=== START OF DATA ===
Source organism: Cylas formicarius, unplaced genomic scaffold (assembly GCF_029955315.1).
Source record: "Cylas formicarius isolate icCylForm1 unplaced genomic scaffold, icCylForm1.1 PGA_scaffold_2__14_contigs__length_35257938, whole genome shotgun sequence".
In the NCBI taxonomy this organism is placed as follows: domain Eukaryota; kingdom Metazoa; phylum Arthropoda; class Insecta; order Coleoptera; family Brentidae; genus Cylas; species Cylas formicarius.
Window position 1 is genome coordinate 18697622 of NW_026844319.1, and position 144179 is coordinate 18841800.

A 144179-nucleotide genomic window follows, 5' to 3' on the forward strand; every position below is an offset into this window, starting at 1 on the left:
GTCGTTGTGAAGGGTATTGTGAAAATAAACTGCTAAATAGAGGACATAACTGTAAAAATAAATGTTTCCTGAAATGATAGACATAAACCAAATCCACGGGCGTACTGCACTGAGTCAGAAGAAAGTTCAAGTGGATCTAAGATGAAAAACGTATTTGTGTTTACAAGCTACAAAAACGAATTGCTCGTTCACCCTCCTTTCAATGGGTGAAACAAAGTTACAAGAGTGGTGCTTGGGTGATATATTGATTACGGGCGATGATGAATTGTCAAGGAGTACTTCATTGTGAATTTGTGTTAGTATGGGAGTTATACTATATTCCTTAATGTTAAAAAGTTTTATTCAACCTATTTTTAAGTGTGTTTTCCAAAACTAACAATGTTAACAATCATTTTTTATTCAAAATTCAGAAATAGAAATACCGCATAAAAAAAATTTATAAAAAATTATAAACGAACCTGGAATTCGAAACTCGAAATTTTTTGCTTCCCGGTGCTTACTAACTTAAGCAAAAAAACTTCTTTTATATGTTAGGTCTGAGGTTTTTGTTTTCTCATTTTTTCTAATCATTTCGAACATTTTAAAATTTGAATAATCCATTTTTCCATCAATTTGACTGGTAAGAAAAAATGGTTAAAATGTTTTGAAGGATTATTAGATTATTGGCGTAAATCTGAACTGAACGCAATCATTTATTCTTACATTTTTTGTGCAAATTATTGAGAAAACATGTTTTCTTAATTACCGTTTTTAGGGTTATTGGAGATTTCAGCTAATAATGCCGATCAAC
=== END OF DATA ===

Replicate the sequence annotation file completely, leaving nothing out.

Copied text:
Source organism: Cylas formicarius, unplaced genomic scaffold (assembly GCF_029955315.1).
Source record: "Cylas formicarius isolate icCylForm1 unplaced genomic scaffold, icCylForm1.1 PGA_scaffold_2__14_contigs__length_35257938, whole genome shotgun sequence".
In the NCBI taxonomy this organism is placed as follows: domain Eukaryota; kingdom Metazoa; phylum Arthropoda; class Insecta; order Coleoptera; family Brentidae; genus Cylas; species Cylas formicarius.
Window position 1 is genome coordinate 18697622 of NW_026844319.1, and position 144179 is coordinate 18841800.

A 144179-nucleotide genomic window follows, 5' to 3' on the forward strand; every position below is an offset into this window, starting at 1 on the left:
GTCGTTGTGAAGGGTATTGTGAAAATAAACTGCTAAATAGAGGACATAACTGTAAAAATAAATGTTTCCTGAAATGATAGACATAAACCAAATCCACGGGCGTACTGCACTGAGTCAGAAGAAAGTTCAAGTGGATCTAAGATGAAAAACGTATTTGTGTTTACAAGCTACAAAAACGAATTGCTCGTTCACCCTCCTTTCAATGGGTGAAACAAAGTTACAAGAGTGGTGCTTGGGTGATATATTGATTACGGGCGATGATGAATTGTCAAGGAGTACTTCATTGTGAATTTGTGTTAGTATGGGAGTTATACTATATTCCTTAATGTTAAAAAGTTTTATTCAACCTATTTTTAAGTGTGTTTTCCAAAACTAACAATGTTAACAATCATTTTTTATTCAAAATTCAGAAATAGAAATACCGCATAAAAAAAATTTATAAAAAATTATAAACGAACCTGGAATTCGAAACTCGAAATTTTTTGCTTCCCGGTGCTTACTAACTTAAGCAAAAAAACTTCTTTTATATGTTAGGTCTGAGGTTTTTGTTTTCTCATTTTTTCTAATCATTTCGAACATTTTAAAATTTGAATAATCCATTTTTCCATCAATTTGACTGGTAAGAAAAAATGGTTAAAATGTTTTGAAGGATTATTAGATTATTGGCGTAAATCTGAACTGAACGCAATCATTTATTCTTACATTTTTTGTGCAAATTATTGAGAAAACATGTTTTCTTAATTACCGTTTTTAGGGTTATTGGAGATTTCAGCTAATAATGCCGATCAAC